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Law Girl
Law Girl, Attorney
Category: Bankruptcy Law
Satisfied Customers: 4606
Experience:  I am an attorney.
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I am a resident of Georgia and have my primary residence ...

Customer Question

I am a resident of Georgia and have my primary residence here (obviously). I have investment property in Florida that is way under water.   If I were to stop paying the 1st mortgage, 2nd mortgage, HOA dues, taxes, etc. and went into foreclosure, how do the laws between the two states differ? What action will the bank take? Which of my other assets will be at risk in the case of losing the property to foreclosure? This is not really a bankruptcy question, but more of a real estate/creditor question.
Submitted: 9 years ago.
Category: Bankruptcy Law
Expert:  Law Girl replied 9 years ago.


Thank you for your question.

In the event that your Florida property is foreclosed upon, your lender may reserve the right to obtain a deficiency judgment against you for the difference between the amounts owed on the property and what you are able to sell it for. In the amount a deficiency judgment is obtained against you in Florida, it may be satisfied in Georgia.

The creditor may satisfy the judgment pursuant to OCGA 18-4-20, which allows the creditor to garnish you wages for the lesser of twenty-five percent (25%) of your disposable earnings for that week, or the amount by which your disposable earnings for that week exceed thirty (30) times the federal minimum hourly wage. For earnings for a period other than a week, a multiple of the federal minimum hourly wage equivalent in effect shall be used.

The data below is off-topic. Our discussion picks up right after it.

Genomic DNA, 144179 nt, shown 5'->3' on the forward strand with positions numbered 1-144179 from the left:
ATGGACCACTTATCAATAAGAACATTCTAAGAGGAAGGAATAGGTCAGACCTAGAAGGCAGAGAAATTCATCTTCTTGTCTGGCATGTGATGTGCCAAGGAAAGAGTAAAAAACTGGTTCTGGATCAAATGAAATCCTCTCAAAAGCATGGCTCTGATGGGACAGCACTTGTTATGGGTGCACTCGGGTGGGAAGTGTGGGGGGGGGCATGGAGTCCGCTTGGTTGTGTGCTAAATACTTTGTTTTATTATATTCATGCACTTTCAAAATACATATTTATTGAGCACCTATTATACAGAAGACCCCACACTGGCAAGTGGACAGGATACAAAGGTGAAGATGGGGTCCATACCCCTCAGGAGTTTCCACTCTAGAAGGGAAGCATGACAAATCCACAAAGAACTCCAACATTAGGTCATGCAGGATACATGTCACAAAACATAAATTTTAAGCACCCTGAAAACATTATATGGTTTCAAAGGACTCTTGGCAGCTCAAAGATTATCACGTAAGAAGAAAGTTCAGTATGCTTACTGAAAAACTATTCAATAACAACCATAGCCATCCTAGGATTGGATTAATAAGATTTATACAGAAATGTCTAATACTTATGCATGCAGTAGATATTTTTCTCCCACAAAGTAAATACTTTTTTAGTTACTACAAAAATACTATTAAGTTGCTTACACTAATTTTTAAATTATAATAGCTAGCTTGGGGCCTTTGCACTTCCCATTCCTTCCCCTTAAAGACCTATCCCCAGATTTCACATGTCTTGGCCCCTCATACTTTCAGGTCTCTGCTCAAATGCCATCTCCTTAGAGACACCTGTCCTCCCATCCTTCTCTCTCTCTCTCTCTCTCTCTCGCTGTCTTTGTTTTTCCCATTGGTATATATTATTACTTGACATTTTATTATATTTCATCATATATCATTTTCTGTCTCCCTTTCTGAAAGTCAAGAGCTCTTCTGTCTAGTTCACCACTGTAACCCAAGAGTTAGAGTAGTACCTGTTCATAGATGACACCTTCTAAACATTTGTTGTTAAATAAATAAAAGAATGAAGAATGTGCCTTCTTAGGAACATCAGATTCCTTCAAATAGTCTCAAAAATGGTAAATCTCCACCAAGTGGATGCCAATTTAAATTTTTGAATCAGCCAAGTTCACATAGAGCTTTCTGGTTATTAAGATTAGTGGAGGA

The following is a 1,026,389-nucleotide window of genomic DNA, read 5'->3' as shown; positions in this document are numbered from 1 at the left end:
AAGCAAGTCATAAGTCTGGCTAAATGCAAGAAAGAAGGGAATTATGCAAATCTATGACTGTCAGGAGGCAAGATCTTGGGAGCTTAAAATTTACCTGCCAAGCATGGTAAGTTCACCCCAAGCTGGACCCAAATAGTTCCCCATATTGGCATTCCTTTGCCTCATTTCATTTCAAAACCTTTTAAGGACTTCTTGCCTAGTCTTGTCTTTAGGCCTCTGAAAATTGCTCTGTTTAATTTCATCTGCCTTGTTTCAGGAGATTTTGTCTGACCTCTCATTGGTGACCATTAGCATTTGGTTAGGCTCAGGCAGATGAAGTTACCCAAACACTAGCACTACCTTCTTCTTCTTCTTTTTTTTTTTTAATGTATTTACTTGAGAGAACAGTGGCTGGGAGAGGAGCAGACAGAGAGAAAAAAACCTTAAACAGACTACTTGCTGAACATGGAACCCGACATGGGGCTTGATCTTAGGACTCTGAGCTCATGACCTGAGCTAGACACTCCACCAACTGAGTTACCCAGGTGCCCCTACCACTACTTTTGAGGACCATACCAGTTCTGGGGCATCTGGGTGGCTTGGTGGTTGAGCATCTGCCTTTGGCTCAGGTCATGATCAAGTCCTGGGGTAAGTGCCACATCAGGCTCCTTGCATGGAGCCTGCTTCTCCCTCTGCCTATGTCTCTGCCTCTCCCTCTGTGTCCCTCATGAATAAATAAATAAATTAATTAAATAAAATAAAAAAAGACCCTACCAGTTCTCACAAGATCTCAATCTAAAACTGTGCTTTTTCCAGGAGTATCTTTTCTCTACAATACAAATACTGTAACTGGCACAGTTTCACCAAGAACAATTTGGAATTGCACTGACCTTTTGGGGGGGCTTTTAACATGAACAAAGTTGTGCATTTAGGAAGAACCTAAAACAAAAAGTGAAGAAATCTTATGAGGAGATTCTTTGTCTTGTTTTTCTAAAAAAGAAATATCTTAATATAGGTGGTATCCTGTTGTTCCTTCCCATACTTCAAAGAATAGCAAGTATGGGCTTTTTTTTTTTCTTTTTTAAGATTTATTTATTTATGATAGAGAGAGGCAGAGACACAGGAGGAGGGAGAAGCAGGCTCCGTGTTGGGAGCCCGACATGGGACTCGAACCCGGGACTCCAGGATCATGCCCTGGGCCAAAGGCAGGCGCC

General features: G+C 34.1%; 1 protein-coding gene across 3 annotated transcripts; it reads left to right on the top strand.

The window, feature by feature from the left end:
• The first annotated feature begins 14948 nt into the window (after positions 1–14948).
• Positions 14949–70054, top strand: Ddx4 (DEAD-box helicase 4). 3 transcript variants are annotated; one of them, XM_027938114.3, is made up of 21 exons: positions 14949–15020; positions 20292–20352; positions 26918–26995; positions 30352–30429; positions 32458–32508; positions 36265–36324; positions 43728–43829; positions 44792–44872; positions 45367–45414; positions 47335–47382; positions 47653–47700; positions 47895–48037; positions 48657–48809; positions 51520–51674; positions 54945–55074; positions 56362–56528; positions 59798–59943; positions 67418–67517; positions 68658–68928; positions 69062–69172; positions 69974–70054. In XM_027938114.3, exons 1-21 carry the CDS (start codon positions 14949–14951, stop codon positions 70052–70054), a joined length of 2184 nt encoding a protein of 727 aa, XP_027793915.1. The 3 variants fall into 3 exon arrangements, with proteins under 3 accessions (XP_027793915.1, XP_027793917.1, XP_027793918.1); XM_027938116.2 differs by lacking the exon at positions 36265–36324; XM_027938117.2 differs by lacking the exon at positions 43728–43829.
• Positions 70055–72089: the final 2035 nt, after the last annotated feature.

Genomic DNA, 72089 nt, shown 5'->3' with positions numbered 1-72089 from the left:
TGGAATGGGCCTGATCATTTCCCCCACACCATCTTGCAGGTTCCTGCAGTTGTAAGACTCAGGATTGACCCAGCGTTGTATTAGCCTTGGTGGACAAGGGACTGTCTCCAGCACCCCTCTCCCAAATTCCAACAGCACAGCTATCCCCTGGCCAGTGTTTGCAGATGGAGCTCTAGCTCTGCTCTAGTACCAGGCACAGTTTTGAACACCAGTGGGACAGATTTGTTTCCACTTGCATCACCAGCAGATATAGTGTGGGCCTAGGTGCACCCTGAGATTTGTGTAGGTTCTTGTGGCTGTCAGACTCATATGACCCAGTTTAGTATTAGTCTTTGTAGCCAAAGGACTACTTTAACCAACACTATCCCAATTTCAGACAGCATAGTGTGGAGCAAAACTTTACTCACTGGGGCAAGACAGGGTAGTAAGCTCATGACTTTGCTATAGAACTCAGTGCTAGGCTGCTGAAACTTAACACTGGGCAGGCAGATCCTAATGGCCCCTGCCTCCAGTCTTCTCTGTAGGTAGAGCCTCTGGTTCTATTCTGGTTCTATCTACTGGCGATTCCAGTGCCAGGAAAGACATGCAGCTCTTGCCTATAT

The creditor may also have the ability to attach the judgment to your assets like your bank account and/or your primary residence. Unfortunately the homestead exemption law in Georgia only protects up to $5,000 in value pursuant to the Code of Georgia, Annotated, § 44- 13-1 and 44- 13- 100.

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Good Luck!



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Customer: replied 9 years ago.
Reply to Law Girl's Post: What if my other real estate assets are also under water, I am self employed, and any other assets are either held by my wife or in LLCs?
Expert:  Law Girl replied 9 years ago.

Desperate creditors may try all sorts of tricks depending on how much money is owed. Depending on how your LLC's are set up, creditors may try to pierce the corporate veil and come after your personal assets. They may also try to prove that your wife's assets are held by your wife and yourself jointly, even if they only bear her name.